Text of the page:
"If we’re able to identify people who may be a little behind and may not be fully prepared to see hitters in five days we’ll identify that ahead of time and tweak their schedule so it doesn’t seem like they’re behind but they’re adequately prepared for what they’re doing," Cunningham said.

"The bottom line is the games start a week after we get here and they’ve got to be ready to play. A lot of time trying to make sure we communicate and eliminate surprises and give guys opportunities to be prepared and successful."


During the season, Stanton goes through an extensive warm-up routine — from lunges to push-ups — that activates all his muscles through various body weight exercises.

This preparation goes a long way to ensure whatever demands of the game can be met and handled.

Any adjustments can vary on factors such as weather and setting.

"Make sure I’m just ready to run around and body’s warmed up," Stanton said. "You have to play in all different climates. Ours is controlled, so you have to monitor that. The beginning of the year we’ll go from ours to Washington to Philly. You’ve got to do something a little different but stay in your own self."

The organization does all it can to facilitate its players being healthy and prepared. That includes educating guys on the importance of nutrition, hydration and flexibility.

At the start of camp, Cunningham reinforced what guys should eat to prevent injuries from happening. Options for food consist of carbohydrates to fish to fruit and vegetable choices.

A pitcher, for example, should not take the mound without having eaten in 12 hours.

"Hydration is one of the most important things," Eovaldi said. "We stretch a lot — foam roll, all that stuff. For a starter I would almost feel like we shouldn’t get hurt because we only throw once every five days and in between those we are preparing our bodies for that one start. It’s just unfortunate when it does happen and you do get hurt."

Maintaining weight is also crucial because dramatic changes affect the stresses on the body as well as muscle efficiency.

Since the players are grown men, weight shouldn’t be fluctuating by 10 to 15 pounds. There are weigh-ins once a week during spring training and twice a month after that to keep tabs on guys.

Hill, who can be seen stretching the players on the field before games, also leads the morning workouts. It’s a balance of getting a feel for one’s body and its limits.

"That’s the game. You try to adjust, learn, their bodies are constantly changing and adjusting approach," Hill said. "They learn new things about themselves, we learn new things about them. As athletic trainers and strength coaches we learn new things that we think may help the players help them recover, train better and smarter. We’re here to help them perform and be ready for the next day."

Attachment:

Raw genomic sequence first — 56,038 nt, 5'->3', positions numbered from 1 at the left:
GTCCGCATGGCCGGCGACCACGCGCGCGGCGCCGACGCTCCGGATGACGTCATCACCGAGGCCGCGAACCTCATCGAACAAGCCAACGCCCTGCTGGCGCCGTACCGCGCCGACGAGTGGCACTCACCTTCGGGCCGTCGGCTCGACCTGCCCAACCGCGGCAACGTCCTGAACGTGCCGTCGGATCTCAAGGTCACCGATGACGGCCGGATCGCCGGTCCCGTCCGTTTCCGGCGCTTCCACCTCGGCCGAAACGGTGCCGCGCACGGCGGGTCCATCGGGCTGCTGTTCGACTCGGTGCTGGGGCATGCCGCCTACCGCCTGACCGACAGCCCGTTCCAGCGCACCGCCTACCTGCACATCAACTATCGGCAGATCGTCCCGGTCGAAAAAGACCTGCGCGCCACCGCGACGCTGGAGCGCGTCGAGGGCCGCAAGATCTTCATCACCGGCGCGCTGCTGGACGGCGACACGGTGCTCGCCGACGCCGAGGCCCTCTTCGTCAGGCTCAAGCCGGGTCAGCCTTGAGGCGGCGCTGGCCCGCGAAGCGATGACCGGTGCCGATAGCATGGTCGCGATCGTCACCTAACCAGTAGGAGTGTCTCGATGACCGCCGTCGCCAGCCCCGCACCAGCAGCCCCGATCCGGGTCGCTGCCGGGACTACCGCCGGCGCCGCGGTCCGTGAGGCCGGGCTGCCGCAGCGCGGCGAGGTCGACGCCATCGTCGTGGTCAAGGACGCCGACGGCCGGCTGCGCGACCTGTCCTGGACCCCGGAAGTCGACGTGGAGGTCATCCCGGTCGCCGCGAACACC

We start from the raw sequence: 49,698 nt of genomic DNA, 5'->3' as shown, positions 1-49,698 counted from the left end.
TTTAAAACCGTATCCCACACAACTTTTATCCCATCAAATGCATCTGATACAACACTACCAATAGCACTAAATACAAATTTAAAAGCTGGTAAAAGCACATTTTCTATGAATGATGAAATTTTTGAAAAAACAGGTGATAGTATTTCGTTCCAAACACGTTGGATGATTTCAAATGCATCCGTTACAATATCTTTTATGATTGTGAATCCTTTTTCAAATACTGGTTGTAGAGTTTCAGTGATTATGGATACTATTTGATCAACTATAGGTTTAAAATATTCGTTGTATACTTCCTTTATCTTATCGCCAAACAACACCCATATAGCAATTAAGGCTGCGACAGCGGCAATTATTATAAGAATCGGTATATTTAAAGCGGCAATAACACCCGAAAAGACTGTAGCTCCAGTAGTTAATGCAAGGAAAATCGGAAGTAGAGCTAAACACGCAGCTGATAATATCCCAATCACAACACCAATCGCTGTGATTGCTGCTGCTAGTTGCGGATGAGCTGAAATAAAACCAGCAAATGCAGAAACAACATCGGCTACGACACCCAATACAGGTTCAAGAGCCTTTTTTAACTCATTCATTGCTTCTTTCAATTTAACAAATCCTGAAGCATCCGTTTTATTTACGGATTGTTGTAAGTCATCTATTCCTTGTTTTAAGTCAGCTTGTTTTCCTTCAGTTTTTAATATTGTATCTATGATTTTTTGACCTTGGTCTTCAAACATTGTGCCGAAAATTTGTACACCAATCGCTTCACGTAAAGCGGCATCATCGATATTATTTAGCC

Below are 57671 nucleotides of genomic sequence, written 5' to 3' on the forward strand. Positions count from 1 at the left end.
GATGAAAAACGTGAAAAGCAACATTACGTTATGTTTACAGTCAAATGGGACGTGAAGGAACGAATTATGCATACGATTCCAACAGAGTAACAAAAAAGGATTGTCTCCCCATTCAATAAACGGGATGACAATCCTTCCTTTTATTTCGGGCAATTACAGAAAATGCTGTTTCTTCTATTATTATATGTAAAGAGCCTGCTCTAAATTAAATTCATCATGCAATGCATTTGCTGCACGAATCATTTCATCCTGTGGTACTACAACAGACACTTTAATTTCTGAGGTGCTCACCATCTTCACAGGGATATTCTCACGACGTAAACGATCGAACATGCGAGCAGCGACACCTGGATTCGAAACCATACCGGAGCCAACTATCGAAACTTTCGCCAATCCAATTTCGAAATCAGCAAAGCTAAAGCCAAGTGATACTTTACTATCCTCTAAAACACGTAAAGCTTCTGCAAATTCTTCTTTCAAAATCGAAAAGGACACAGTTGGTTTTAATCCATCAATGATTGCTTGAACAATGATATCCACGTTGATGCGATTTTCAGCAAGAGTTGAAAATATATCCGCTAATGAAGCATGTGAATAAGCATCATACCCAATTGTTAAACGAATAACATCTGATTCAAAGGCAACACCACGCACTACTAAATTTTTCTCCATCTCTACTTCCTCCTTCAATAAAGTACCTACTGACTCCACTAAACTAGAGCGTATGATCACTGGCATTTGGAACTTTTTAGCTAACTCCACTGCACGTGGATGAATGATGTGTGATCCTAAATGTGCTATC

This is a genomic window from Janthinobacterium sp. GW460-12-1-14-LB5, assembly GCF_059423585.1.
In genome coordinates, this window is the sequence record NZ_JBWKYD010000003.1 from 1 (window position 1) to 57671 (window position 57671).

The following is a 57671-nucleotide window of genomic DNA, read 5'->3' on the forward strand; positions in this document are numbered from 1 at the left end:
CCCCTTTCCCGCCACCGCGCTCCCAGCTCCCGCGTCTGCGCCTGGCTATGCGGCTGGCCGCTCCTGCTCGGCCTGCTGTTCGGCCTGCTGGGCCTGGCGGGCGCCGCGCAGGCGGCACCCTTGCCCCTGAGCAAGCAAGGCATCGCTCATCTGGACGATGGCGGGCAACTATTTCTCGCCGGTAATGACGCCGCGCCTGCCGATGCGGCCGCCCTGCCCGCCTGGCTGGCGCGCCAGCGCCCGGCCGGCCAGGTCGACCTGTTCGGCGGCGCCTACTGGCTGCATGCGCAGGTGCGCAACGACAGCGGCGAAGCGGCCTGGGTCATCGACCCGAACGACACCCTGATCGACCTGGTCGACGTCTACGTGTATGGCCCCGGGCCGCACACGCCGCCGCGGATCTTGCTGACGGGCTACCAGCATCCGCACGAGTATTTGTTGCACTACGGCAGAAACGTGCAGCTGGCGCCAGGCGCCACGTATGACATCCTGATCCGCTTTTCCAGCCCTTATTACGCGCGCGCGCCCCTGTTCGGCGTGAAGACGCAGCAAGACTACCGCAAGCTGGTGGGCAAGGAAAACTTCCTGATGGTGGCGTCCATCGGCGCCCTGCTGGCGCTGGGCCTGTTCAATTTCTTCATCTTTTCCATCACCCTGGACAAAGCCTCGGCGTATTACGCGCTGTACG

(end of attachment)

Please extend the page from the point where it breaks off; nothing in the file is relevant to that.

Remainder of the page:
Cunningham also communicates with other teams’ staffs, particularly during December meetings, to get an idea of how colleagues approach situations. Players will also come to him with trends they have noticed over the offseason.

Of late, common injuries concern the obliques and throwing elbows/shoulders. What has yet to be decided is whether they are occurring more frequently or medical staffs have become better at identifying them.

Trainers may discuss how they handled a problem from an experience standpoint to help others. When a liner hit Reds lefty Aroldis Chapman in the face, it tested the club’s emergency procedure.

There are many variables that can test a team’s philosophy, and it starts with the individual. As Cunningham said, "We can’t have blinders on."

"In some point in time, it may be asked of me how come we’re having all these type of injuries or that type," Cunningham said. "That’s not an unusual comment or inquiry to get from the front office, and it’s a matter of just making sure everything is kept in perspective. The reality is injuries happen.

"You definitely don’t want to see guys get hurt, but a lot of it is constantly evaluating your own injury. The line between injury prevention and sport performance is very fine, and it’s ever-evolving, so you’re constantly intrinsically looking at it and critiquing and analyzing to make sure you’re doing everything you can for the guys."

Whether it is stretching out starters, throwing relievers back-to-back days or getting position players 45 to 50 at-bats during spring, certain things need to happen for guys to be ready.

Events will happen that can’t be avoided or predicted, such as an eighth-inning pitch by Scott McGregor that fractured Ed Lucas’ left hand during the March 27 Grapefruit League game.

Second-guessing is a natural reaction when players’ jobs and livelihoods are on the line.

"Things pop up and a lot of it is if it pops up early you can give them a little bit of rest early for the purpose of catching them up," Cunningham said. "The bottom line is with these guys their ability to perform their best is contingent on being healthy."